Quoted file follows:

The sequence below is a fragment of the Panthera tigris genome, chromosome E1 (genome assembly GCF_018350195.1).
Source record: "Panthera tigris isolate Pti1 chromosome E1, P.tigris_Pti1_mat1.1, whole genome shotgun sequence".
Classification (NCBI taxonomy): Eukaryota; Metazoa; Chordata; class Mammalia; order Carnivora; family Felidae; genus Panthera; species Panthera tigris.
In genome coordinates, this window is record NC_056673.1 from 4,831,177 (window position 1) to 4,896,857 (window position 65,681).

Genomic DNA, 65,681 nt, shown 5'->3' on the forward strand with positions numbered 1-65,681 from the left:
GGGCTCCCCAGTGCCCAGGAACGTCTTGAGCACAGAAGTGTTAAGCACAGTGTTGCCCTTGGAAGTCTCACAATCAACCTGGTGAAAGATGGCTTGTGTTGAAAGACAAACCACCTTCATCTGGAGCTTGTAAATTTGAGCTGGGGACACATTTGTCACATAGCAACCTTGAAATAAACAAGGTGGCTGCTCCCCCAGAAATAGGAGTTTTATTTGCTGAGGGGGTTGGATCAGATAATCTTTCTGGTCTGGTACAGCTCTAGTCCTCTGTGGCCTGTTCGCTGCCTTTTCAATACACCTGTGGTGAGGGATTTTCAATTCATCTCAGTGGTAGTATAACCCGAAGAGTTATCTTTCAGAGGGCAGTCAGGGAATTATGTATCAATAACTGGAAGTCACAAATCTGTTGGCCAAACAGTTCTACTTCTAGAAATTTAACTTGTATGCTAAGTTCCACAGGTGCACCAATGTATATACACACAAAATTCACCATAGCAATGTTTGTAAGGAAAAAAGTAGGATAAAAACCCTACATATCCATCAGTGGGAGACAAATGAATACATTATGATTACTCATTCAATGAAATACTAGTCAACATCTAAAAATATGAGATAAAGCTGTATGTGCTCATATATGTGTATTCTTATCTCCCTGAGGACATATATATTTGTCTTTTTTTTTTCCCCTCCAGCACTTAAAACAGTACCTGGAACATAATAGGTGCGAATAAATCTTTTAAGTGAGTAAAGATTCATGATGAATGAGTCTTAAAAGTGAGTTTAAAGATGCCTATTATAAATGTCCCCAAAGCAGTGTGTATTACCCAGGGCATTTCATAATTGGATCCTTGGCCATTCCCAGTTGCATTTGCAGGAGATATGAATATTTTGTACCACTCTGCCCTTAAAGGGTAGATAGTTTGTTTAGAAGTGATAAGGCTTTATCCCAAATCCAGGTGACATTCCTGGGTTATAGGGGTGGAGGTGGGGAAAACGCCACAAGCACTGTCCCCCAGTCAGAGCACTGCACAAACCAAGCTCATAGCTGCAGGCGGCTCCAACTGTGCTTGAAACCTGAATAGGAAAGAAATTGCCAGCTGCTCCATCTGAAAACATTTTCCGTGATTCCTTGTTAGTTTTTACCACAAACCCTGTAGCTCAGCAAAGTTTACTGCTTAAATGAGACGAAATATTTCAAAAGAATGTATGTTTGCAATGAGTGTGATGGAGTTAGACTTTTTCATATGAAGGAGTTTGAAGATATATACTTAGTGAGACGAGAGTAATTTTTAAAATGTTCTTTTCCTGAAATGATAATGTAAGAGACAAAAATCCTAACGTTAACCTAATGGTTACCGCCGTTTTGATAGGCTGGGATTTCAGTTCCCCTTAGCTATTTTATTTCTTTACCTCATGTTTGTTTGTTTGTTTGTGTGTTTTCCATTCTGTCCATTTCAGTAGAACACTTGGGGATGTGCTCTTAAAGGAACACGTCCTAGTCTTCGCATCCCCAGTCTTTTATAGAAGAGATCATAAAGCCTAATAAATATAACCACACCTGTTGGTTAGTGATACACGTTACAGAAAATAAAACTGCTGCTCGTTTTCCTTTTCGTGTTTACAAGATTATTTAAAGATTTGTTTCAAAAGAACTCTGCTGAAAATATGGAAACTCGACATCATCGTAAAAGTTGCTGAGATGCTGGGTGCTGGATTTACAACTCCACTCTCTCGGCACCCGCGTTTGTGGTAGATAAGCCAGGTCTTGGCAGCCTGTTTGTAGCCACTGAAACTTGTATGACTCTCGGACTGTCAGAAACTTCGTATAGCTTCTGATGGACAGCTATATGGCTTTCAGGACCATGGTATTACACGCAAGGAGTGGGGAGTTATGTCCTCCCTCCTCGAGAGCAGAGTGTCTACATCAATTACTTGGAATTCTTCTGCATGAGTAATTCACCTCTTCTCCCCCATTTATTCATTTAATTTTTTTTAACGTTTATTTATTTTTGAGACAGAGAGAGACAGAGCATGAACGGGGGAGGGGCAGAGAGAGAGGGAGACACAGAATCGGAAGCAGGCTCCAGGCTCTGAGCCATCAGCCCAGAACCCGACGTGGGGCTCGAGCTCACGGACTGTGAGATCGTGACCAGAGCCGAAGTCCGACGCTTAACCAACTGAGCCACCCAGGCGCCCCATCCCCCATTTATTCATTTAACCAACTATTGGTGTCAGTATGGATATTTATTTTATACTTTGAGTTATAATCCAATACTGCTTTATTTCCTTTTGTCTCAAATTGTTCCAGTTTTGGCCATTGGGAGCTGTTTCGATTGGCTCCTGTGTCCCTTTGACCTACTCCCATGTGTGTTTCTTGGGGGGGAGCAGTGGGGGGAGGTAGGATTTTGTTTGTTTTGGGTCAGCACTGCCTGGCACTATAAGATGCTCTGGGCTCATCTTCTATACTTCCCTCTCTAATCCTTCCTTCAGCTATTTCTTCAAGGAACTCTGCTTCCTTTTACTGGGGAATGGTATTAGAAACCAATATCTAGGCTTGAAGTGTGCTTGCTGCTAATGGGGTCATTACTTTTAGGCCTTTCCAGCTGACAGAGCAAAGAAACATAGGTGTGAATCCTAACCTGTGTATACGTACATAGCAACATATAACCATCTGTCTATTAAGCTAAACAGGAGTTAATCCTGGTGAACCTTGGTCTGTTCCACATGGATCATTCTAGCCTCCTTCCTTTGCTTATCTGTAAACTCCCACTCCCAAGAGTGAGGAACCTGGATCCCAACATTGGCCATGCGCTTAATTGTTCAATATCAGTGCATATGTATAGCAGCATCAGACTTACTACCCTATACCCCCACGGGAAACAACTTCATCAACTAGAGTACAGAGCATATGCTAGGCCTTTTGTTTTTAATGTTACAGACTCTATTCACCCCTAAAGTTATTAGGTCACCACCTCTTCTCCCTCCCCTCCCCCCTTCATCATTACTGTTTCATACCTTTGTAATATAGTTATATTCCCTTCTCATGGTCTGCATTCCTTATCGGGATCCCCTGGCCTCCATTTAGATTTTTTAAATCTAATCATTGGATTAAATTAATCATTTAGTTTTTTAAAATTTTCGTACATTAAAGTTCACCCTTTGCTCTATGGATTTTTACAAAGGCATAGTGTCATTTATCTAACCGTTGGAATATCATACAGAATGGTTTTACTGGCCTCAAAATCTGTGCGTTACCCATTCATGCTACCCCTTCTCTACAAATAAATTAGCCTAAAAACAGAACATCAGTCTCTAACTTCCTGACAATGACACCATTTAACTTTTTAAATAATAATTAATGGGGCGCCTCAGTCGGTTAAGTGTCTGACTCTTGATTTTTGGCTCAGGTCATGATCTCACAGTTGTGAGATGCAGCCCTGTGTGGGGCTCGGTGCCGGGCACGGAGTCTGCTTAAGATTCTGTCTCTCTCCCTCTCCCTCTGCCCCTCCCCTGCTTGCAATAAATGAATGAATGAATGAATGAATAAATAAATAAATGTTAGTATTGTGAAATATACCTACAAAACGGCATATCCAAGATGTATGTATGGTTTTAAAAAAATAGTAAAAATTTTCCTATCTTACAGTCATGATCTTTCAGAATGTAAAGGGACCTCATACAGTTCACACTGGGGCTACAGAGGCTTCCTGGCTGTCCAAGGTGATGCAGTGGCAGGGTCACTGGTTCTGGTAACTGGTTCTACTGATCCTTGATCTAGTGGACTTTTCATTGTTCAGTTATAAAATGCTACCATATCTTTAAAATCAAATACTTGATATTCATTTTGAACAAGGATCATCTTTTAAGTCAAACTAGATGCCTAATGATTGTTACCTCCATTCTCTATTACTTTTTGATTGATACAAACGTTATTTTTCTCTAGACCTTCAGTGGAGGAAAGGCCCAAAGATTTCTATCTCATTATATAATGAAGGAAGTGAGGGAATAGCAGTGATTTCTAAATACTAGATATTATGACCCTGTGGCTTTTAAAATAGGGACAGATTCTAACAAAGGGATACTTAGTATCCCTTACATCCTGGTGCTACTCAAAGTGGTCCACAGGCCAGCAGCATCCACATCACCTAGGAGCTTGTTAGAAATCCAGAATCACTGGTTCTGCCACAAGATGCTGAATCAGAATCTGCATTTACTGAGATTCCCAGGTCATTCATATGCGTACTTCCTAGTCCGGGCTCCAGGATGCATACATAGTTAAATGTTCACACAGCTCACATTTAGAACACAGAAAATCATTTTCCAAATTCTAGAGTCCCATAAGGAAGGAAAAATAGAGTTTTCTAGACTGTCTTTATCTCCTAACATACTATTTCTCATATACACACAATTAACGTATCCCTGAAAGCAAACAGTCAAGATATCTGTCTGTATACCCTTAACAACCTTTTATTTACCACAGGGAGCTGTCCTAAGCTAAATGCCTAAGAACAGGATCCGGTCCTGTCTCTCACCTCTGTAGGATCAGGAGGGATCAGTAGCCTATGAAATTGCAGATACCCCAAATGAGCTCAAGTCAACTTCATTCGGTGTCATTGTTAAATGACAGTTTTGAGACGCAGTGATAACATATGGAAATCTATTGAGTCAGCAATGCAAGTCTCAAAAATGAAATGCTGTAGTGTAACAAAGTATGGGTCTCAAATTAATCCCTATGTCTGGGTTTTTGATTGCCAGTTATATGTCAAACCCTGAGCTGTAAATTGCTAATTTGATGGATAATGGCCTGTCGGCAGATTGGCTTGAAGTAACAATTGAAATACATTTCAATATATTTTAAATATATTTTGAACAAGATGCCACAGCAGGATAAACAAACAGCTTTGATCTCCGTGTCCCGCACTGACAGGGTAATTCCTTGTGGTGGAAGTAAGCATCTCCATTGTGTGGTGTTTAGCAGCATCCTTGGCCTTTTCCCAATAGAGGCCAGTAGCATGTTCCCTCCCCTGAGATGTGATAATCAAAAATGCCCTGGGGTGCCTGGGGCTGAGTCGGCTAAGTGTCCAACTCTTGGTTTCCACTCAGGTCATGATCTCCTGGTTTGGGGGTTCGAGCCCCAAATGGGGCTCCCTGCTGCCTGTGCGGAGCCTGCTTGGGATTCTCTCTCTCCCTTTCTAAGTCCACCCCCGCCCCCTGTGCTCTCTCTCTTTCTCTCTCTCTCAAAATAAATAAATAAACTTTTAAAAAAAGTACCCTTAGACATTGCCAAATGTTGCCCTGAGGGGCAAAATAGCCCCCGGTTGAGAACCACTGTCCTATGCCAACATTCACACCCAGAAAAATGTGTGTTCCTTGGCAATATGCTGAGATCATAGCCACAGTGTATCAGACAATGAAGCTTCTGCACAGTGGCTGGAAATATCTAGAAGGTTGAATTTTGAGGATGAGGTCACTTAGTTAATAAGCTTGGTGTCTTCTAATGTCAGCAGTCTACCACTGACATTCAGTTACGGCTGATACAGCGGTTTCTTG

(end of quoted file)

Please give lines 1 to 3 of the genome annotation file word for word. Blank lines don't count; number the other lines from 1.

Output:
The sequence below is a fragment of the Panthera tigris genome, chromosome E1 (genome assembly GCF_018350195.1).
Source record: "Panthera tigris isolate Pti1 chromosome E1, P.tigris_Pti1_mat1.1, whole genome shotgun sequence".
Classification (NCBI taxonomy): Eukaryota; Metazoa; Chordata; class Mammalia; order Carnivora; family Felidae; genus Panthera; species Panthera tigris.